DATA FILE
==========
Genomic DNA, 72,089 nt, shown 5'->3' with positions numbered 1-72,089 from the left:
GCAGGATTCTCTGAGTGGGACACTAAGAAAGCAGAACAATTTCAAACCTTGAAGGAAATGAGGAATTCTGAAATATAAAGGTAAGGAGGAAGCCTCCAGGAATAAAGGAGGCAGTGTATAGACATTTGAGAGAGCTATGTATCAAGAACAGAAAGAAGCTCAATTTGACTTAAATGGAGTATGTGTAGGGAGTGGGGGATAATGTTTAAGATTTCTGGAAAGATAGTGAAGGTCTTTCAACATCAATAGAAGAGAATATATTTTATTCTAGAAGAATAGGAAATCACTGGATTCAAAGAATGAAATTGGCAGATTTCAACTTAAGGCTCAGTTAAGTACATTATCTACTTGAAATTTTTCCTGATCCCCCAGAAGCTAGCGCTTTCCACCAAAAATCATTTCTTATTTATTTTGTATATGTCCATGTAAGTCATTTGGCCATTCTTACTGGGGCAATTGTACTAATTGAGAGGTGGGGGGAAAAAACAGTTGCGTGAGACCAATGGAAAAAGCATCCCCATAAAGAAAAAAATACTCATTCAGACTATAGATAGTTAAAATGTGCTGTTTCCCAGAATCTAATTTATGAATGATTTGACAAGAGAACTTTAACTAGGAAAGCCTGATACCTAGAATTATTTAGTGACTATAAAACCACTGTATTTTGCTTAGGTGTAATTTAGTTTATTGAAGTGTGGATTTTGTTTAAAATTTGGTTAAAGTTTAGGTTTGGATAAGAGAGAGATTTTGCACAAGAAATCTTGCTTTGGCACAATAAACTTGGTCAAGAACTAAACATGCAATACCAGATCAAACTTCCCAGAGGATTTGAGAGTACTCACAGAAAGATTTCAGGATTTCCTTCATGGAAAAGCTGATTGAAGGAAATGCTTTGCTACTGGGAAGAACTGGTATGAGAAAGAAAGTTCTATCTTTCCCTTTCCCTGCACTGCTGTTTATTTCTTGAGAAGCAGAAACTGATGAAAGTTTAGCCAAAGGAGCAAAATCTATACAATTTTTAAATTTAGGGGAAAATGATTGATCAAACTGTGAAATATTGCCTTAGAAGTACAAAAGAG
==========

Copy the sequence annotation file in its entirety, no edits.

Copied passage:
Genomic DNA, 72,089 nt, shown 5'->3' with positions numbered 1-72,089 from the left:
GCAGGATTCTCTGAGTGGGACACTAAGAAAGCAGAACAATTTCAAACCTTGAAGGAAATGAGGAATTCTGAAATATAAAGGTAAGGAGGAAGCCTCCAGGAATAAAGGAGGCAGTGTATAGACATTTGAGAGAGCTATGTATCAAGAACAGAAAGAAGCTCAATTTGACTTAAATGGAGTATGTGTAGGGAGTGGGGGATAATGTTTAAGATTTCTGGAAAGATAGTGAAGGTCTTTCAACATCAATAGAAGAGAATATATTTTATTCTAGAAGAATAGGAAATCACTGGATTCAAAGAATGAAATTGGCAGATTTCAACTTAAGGCTCAGTTAAGTACATTATCTACTTGAAATTTTTCCTGATCCCCCAGAAGCTAGCGCTTTCCACCAAAAATCATTTCTTATTTATTTTGTATATGTCCATGTAAGTCATTTGGCCATTCTTACTGGGGCAATTGTACTAATTGAGAGGTGGGGGGAAAAAACAGTTGCGTGAGACCAATGGAAAAAGCATCCCCATAAAGAAAAAAATACTCATTCAGACTATAGATAGTTAAAATGTGCTGTTTCCCAGAATCTAATTTATGAATGATTTGACAAGAGAACTTTAACTAGGAAAGCCTGATACCTAGAATTATTTAGTGACTATAAAACCACTGTATTTTGCTTAGGTGTAATTTAGTTTATTGAAGTGTGGATTTTGTTTAAAATTTGGTTAAAGTTTAGGTTTGGATAAGAGAGAGATTTTGCACAAGAAATCTTGCTTTGGCACAATAAACTTGGTCAAGAACTAAACATGCAATACCAGATCAAACTTCCCAGAGGATTTGAGAGTACTCACAGAAAGATTTCAGGATTTCCTTCATGGAAAAGCTGATTGAAGGAAATGCTTTGCTACTGGGAAGAACTGGTATGAGAAAGAAAGTTCTATCTTTCCCTTTCCCTGCACTGCTGTTTATTTCTTGAGAAGCAGAAACTGATGAAAGTTTAGCCAAAGGAGCAAAATCTATACAATTTTTAAATTTAGGGGAAAATGATTGATCAAACTGTGAAATATTGCCTTAGAAGTACAAAAGAG